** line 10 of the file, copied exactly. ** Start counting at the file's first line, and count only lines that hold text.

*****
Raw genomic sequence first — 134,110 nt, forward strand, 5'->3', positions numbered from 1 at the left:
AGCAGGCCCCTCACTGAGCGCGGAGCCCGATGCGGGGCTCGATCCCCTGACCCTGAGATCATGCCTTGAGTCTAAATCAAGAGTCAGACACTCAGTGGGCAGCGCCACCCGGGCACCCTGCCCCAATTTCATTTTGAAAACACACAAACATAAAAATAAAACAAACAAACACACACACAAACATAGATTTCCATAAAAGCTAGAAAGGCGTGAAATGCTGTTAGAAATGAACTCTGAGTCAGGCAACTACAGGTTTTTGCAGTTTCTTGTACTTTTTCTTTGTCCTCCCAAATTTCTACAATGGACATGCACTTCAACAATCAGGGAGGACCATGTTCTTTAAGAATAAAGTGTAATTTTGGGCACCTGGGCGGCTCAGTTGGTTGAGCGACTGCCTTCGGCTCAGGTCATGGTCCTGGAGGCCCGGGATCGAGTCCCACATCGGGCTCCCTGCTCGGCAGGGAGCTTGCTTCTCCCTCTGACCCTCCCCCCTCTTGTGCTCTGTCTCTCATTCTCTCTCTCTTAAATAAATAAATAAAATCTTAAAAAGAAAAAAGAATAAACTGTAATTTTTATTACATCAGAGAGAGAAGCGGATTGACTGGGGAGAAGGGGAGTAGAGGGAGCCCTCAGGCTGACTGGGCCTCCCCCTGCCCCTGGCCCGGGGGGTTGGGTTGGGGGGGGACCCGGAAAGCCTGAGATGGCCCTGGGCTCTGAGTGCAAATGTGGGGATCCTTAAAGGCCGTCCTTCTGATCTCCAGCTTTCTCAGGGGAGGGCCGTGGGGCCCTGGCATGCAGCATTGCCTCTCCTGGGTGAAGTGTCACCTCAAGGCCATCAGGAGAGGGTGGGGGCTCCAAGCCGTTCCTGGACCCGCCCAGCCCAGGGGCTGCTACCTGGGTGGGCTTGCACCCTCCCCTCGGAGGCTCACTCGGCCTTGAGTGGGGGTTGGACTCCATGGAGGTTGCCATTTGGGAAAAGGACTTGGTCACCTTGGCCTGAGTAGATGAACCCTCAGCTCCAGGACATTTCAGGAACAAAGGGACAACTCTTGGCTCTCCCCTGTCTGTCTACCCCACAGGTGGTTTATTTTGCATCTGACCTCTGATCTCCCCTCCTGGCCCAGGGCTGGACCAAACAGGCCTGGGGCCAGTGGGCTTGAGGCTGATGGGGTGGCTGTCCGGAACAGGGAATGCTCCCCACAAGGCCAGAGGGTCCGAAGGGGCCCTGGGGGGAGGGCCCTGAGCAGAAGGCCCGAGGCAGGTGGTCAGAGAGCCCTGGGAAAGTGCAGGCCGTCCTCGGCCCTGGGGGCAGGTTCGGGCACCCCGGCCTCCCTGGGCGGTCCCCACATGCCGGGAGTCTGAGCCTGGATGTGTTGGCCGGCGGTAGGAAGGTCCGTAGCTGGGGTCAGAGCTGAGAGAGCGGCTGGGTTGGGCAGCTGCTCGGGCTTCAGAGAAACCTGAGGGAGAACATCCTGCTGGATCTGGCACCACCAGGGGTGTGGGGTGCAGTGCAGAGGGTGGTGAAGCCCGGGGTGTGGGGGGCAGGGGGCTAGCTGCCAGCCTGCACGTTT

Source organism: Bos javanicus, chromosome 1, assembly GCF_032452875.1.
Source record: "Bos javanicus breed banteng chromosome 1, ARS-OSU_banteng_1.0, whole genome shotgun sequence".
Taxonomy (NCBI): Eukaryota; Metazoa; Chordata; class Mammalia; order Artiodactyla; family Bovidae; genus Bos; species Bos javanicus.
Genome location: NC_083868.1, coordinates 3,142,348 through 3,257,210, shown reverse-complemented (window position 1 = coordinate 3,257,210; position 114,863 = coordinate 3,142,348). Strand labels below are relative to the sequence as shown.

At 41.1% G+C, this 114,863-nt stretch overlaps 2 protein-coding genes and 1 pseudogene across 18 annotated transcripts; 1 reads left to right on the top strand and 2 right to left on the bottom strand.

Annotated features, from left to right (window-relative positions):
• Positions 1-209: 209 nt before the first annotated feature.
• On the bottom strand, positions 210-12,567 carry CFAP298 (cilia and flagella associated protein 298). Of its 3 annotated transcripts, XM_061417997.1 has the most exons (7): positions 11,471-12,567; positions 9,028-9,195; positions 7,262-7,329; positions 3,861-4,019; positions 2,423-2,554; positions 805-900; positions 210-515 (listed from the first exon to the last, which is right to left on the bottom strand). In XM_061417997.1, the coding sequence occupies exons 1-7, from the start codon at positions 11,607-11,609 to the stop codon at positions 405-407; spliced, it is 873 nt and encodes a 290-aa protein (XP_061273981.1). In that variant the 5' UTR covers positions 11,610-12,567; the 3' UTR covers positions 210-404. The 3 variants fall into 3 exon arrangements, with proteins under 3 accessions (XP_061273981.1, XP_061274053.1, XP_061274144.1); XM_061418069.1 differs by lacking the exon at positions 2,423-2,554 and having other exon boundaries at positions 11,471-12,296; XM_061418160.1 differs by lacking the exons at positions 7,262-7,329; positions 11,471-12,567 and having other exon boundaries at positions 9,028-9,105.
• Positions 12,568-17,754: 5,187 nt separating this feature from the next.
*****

• On the bottom strand, positions 210-12,567 carry CFAP298 (cilia and flagella associated protein 298). Of its 3 annotated transcripts, XM_061417997.1 has the most exons (7): positions 11,471-12,567; positions 9,028-9,195; positions 7,262-7,329; positions 3,861-4,019; positions 2,423-2,554; positions 805-900; positions 210-515 (listed from the first exon to the last, which is right to left on the bottom strand). In XM_061417997.1, the coding sequence occupies exons 1-7, from the start codon at positions 11,607-11,609 to the stop codon at positions 405-407; spliced, it is 873 nt and encodes a 290-aa protein (XP_061273981.1). In that variant the 5' UTR covers positions 11,610-12,567; the 3' UTR covers positions 210-404. The 3 variants fall into 3 exon arrangements, with proteins under 3 accessions (XP_061273981.1, XP_061274053.1, XP_061274144.1); XM_061418069.1 differs by lacking the exon at positions 2,423-2,554 and having other exon boundaries at positions 11,471-12,296; XM_061418160.1 differs by lacking the exons at positions 7,262-7,329; positions 11,471-12,567 and having other exon boundaries at positions 9,028-9,105.